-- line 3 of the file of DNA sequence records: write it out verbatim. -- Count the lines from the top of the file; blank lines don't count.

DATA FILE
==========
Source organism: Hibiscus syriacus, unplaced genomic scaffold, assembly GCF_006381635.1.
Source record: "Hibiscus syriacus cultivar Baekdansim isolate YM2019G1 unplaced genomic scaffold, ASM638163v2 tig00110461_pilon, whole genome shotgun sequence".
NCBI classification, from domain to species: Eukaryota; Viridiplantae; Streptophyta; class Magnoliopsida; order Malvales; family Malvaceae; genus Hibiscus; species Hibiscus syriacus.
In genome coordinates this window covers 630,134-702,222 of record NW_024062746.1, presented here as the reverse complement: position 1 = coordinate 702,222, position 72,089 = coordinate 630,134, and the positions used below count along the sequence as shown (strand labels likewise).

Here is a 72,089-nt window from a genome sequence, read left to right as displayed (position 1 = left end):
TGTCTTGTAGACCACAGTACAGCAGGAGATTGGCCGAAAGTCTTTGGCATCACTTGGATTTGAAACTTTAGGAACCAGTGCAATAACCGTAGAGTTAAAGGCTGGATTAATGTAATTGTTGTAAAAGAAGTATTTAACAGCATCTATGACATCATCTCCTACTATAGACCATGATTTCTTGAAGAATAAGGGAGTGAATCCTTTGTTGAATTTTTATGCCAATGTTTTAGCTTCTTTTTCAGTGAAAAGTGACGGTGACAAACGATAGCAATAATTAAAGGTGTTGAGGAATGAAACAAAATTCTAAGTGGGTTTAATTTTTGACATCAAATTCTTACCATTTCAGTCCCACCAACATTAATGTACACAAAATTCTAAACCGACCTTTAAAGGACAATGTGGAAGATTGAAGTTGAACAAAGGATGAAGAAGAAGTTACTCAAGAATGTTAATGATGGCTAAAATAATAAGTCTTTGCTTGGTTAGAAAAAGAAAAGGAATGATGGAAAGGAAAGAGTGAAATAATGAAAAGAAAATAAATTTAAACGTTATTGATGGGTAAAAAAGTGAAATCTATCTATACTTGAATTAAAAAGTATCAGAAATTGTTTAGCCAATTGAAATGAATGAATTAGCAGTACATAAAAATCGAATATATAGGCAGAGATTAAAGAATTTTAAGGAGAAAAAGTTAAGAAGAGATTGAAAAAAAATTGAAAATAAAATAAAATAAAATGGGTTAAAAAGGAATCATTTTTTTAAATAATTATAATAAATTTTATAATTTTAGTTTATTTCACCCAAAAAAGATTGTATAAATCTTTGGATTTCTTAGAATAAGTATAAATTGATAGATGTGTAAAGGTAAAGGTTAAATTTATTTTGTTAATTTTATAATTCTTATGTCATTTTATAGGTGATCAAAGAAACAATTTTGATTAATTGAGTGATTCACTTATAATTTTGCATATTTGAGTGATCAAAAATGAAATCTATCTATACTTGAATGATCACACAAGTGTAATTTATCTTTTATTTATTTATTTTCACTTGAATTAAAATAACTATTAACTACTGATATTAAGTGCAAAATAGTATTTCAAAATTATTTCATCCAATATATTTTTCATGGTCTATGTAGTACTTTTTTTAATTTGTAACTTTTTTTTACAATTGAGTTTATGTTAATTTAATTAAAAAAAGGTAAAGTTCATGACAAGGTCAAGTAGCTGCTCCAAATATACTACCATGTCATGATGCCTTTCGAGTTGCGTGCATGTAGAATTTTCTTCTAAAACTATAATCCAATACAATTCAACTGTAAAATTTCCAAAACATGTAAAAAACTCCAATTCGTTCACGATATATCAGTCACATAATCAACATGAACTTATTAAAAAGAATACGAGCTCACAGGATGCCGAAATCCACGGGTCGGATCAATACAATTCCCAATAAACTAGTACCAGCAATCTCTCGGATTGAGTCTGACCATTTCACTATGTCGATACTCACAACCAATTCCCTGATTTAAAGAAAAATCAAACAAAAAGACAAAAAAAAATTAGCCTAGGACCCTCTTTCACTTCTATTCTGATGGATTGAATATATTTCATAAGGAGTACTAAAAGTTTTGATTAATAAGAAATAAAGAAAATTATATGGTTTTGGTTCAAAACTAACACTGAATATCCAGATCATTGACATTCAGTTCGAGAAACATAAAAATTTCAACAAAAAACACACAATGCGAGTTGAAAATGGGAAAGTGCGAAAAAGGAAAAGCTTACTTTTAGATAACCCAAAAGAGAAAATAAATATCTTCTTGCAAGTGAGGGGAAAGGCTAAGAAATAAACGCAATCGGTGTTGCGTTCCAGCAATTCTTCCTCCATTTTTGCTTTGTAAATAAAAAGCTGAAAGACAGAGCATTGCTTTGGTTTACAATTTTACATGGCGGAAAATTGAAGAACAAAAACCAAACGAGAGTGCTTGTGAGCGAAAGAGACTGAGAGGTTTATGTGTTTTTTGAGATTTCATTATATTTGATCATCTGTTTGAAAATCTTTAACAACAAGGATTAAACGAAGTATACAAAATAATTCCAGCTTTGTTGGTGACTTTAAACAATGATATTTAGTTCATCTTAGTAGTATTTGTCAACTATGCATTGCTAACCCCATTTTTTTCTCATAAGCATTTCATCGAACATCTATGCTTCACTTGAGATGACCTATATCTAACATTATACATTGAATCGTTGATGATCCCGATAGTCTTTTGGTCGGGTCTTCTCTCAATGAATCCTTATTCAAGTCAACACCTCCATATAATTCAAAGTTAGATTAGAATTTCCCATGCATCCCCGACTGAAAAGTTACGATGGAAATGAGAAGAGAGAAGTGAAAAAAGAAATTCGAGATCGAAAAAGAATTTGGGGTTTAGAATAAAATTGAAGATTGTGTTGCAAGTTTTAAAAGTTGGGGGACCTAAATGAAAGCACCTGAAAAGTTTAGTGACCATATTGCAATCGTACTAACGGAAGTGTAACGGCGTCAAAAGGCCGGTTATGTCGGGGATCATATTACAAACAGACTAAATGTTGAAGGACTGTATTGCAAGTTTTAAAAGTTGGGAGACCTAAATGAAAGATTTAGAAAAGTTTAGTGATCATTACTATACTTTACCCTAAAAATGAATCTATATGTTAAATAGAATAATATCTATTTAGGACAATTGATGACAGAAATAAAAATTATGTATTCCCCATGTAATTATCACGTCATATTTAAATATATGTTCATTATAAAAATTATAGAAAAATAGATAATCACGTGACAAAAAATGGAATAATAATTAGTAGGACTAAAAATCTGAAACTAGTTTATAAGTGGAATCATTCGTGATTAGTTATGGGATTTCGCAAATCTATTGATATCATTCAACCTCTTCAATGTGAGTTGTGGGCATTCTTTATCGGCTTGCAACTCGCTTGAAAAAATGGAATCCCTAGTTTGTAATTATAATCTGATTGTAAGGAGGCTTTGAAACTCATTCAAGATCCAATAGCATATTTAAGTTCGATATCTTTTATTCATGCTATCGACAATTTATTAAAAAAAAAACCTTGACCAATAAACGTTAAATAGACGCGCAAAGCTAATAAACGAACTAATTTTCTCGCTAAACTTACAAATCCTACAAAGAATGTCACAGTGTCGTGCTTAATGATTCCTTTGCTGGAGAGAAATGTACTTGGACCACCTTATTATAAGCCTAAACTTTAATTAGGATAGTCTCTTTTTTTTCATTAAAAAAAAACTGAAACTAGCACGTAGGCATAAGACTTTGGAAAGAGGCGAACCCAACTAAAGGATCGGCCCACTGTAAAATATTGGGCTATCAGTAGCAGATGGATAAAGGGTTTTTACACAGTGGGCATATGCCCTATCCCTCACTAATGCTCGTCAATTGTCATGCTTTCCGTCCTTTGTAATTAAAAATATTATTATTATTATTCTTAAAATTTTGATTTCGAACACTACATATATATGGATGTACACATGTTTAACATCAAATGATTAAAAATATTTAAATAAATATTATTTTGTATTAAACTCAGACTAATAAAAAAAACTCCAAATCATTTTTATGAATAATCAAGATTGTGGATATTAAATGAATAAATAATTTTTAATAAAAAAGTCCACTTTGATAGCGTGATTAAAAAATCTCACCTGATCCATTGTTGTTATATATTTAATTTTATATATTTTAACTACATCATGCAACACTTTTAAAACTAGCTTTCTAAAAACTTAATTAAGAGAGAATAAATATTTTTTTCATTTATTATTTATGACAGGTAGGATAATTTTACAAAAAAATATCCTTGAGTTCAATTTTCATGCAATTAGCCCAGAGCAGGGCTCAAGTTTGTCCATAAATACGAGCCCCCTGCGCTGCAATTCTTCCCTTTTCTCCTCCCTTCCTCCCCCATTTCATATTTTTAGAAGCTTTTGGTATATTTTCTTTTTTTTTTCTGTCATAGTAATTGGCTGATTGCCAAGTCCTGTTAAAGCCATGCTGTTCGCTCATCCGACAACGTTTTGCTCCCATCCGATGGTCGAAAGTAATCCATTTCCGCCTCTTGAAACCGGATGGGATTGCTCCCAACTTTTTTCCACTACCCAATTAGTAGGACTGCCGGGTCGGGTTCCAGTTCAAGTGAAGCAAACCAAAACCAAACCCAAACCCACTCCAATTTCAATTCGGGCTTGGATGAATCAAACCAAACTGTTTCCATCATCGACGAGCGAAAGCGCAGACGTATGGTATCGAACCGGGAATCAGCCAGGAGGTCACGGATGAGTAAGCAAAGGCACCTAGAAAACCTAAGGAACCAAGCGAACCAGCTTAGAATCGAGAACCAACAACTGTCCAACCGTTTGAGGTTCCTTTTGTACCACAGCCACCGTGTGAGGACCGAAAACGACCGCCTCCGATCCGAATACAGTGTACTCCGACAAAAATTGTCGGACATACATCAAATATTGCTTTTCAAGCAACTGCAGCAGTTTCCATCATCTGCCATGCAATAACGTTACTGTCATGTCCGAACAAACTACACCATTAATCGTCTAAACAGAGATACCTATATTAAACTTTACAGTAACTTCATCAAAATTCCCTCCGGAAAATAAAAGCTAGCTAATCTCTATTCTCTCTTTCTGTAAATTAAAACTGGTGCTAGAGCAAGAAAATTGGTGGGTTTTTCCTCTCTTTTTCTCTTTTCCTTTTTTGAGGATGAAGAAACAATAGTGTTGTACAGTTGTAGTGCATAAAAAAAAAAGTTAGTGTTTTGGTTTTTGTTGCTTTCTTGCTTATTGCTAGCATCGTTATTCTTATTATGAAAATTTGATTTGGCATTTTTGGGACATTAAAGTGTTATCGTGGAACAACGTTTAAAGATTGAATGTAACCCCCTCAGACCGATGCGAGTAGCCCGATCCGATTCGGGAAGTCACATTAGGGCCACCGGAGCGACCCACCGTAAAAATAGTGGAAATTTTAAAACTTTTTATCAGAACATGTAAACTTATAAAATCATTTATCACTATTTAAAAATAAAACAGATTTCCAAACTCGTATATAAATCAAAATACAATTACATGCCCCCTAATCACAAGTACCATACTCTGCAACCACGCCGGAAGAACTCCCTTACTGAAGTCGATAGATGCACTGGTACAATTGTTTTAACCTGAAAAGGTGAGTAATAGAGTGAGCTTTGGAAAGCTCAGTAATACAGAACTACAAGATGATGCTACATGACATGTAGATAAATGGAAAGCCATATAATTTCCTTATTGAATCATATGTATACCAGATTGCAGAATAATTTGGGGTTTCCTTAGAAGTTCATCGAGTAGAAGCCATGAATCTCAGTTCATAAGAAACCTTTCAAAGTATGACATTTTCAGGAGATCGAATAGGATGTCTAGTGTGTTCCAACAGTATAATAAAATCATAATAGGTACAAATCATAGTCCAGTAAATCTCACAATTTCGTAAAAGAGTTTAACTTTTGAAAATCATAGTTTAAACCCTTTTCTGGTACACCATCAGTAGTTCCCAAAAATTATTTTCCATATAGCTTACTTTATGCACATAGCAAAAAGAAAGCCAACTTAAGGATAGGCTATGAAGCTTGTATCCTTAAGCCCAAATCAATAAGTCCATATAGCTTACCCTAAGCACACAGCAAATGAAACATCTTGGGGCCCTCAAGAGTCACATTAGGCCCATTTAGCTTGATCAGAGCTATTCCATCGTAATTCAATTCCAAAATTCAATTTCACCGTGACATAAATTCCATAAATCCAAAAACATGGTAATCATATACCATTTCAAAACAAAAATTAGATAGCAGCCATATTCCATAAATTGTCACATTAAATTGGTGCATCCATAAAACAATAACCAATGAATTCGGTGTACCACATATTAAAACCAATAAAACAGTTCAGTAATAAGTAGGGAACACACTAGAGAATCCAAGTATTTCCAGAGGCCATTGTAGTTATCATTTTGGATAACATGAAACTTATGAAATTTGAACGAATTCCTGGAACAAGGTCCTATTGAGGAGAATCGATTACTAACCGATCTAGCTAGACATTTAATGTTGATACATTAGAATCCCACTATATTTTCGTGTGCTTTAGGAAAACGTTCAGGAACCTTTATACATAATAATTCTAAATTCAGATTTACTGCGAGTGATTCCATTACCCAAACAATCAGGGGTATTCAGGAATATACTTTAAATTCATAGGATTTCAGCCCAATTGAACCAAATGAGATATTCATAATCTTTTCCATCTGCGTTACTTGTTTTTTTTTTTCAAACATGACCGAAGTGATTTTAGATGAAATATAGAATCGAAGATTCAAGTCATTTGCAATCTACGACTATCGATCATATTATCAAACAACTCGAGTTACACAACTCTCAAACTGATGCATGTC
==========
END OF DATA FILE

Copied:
NCBI classification, from domain to species: Eukaryota; Viridiplantae; Streptophyta; class Magnoliopsida; order Malvales; family Malvaceae; genus Hibiscus; species Hibiscus syriacus.